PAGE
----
If You Want To Write

If You Want To WriteI’ll bet that many of you have had the same experience I often have had while reading a novel. There were times I put a book down after reading a particularly great passage and thought there was no way I could ever write like that. There were other times I threw a book down and wondered how did that ever get published!

When I first started writing, I attended a writer’s workshop sponsored by a local community college. A speaker on the program told us that there were only six things we had to do if we wanted to write. This was like having the secrets of the universe revealed at a bargain price. We leaned forward, knuckles grasping the edges of our seats as the speaker let loose the truth. All we had to do was read, read, read and write, write, write. Ernest J. Gaines, who wrote The Autobiography of Miss Jane Pittman, is the author of that borrowed wisdom. And, he’s right. Over the years, I’ve read a number of statistics about getting an agent and getting published. The ones that stuck with me are that literary agents reject ninety-five to nine-ninety nine percent of the queries and manuscripts that unknown, unpublished writers send to them and that publishers reject over ninety percent of what agents offer for sale. All of which explains why getting published is like shooting a BB through a Lifesaver, though self-publishing has leveled the playing field. More about that in a future post.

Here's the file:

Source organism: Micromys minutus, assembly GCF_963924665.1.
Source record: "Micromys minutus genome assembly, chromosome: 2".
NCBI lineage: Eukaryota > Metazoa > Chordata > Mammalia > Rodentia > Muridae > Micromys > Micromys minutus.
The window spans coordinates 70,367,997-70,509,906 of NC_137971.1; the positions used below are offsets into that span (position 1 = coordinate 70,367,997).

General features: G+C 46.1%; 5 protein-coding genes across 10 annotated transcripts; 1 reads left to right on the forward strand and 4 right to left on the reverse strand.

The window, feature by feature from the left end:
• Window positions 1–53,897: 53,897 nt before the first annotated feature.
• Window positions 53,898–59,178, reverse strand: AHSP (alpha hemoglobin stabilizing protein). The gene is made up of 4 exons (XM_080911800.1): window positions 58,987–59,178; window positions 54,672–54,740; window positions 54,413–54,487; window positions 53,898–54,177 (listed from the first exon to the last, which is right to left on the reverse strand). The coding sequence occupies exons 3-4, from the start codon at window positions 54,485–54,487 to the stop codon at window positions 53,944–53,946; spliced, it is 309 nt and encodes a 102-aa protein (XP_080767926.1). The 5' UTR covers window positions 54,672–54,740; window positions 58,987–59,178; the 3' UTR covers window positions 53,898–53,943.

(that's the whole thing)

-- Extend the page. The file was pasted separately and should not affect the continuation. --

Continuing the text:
Another writer, Brenda Ueland, wrote a book in 1938 titled If You Want To Write in which she argued that anyone can write because we are all original and we all have something to say. She didn’t say we could all get published, just that we all could write. However, she convinced me I could write and Calvin Coolidge, the thirty-first president of the United States convinced me I could shoot a BB through a Lifesaver.

Coolidge may not be remembered for much (so don’t worry if you’ve never heard of him), but I’ll always remember him for these words:

Nothing in the world can take the place of persistence. Talent will not; nothing is more common than unsuccessful men with talent. Genius will not; unrewarded genius is almost a proverb. Education will not; the world is full of educated derelicts. Persistence and determination are alone omnipotent. The slogan “Press On” has solved and always will solve the problems of the human race.

So, if you want to write, read, read, read and write, write, write. And press on!

Image source: penmanila

2 Responses to “If You Want To Write”

  1. Jo Carroll

    So true. I've never managed to get my head round those 'writers' who insist they don't have to read because what they have to say is original in itself and there's nothing as new as their work in all the bookshops in the world. How do they know that, if they don't read it all? And how arrogant – to assume that there's nothing more to be learned?

    Besides – reading is such a joy!

  2. Kenton Crowther

    Seems to me that when you read, you stimulate the same parts of the brain that you use when writing. Reading is ALMOST as creative as scribbling in that you have to build up the characters, setting, story line. It's just that in reading the materials are provided whereas when writing you have to forage a li'l bit.